By definition, a tourniquet is a device that is used to provide constriction at the point of use with the aim of controlling the flow of blood in the veins and arteries to a specific site and over a given period of time. In the context of bleeding, the use of tourniquet in first aid procedures comes in quite handy. Typically, first aid for bleeding involves the application of direct pressure at the site of the injury. Granted, there are instances where this may not work, therefore making it important to know how to handle such cases when giving first aid. Some common examples include when a victim has had their flesh caught in a meat mincer or when there is extreme trauma to the leg. In such severely traumatic cases, what does one do when multiple blood vessels are damaged and it is almost impossible to apply direct pressures? The solution lies in the use of tourniquet in first aid procedures.
It is interesting to note that the use of tourniquets in first aid emergencies has, for a long time, been discouraged. Ideally, the use of a tourniquet involves tying a band at the injured extremity and making it very tight until bleeding comes to a halt. There are two schools of thought as far as this technique is concerned. There are those who are of the opinion that the procedure is risky, while the second school of thought believes that the benefits of using a tourniquet in first aid procedures far outweigh the risks of the same. So, what is the reality of using a tourniquet?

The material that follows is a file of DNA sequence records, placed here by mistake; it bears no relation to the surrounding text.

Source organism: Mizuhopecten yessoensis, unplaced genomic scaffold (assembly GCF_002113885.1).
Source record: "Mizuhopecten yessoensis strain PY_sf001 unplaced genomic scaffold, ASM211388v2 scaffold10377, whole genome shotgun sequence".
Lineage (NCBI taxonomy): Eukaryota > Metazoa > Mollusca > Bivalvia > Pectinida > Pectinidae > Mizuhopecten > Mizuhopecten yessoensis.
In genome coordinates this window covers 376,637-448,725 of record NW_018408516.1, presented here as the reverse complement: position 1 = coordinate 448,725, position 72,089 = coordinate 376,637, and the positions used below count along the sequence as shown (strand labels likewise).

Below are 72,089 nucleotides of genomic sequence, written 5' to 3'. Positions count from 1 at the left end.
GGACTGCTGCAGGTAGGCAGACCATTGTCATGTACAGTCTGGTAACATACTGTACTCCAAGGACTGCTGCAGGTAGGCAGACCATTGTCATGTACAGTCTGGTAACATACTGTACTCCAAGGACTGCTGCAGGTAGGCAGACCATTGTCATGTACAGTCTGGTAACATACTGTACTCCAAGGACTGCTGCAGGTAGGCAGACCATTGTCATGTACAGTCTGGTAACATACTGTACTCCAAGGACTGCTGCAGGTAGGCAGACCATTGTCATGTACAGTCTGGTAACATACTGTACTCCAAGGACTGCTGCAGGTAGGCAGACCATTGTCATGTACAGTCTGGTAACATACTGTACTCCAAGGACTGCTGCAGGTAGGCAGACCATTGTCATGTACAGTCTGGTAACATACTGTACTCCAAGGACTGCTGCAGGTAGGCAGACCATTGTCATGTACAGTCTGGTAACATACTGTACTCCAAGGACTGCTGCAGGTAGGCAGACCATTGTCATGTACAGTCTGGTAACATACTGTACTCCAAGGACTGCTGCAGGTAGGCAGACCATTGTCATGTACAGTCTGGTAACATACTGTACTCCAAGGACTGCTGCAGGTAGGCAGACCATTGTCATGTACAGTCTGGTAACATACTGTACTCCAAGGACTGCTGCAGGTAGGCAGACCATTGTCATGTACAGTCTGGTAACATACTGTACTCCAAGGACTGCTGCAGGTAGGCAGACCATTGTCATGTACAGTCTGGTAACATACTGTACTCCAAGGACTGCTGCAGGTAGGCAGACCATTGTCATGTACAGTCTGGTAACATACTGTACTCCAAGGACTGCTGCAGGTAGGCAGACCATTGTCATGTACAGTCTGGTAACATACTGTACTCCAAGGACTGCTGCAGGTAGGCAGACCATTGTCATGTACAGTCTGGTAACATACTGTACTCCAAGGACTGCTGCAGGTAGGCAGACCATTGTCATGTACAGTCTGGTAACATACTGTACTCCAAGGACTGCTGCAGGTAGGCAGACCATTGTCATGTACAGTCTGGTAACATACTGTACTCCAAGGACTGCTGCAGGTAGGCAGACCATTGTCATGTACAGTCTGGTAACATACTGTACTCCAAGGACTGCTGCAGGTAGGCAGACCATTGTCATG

– When a tourniquet is used in an appropriate manner, it serves to restrict blood flow to the affected region.
– The result is that over a period of time, tissue in the affected region starts to die. This leads to the accumulation of metabolites and electrolytes in the tissue.
– The ph of the blood also starts to decrease, creating an acidic environment within the particular extremity.
– The longer the period which during which the tourniquet in first aid procedures is used, the greater the concentration of the toxic metabolites and the lower the pH.
– When the tourniquet is removed, there are high chances that these toxic metabolites will be circulated to the heart, creating a more critical situation.
– More often than not, the only other viable solution in this regard is to perform an amputation.
It is for these reasons that medics do not advocate for the use of tourniquet in first aid procedures. It is very important, however, to make it clear that it is better to undergo amputation than for a victim to die following massive blood loss. Lastly, the use of tourniquets must only be taken up as a last resort when the application of direct pressure is not enough. At the end of the day, the reason for first aid is to help save the victim’s life.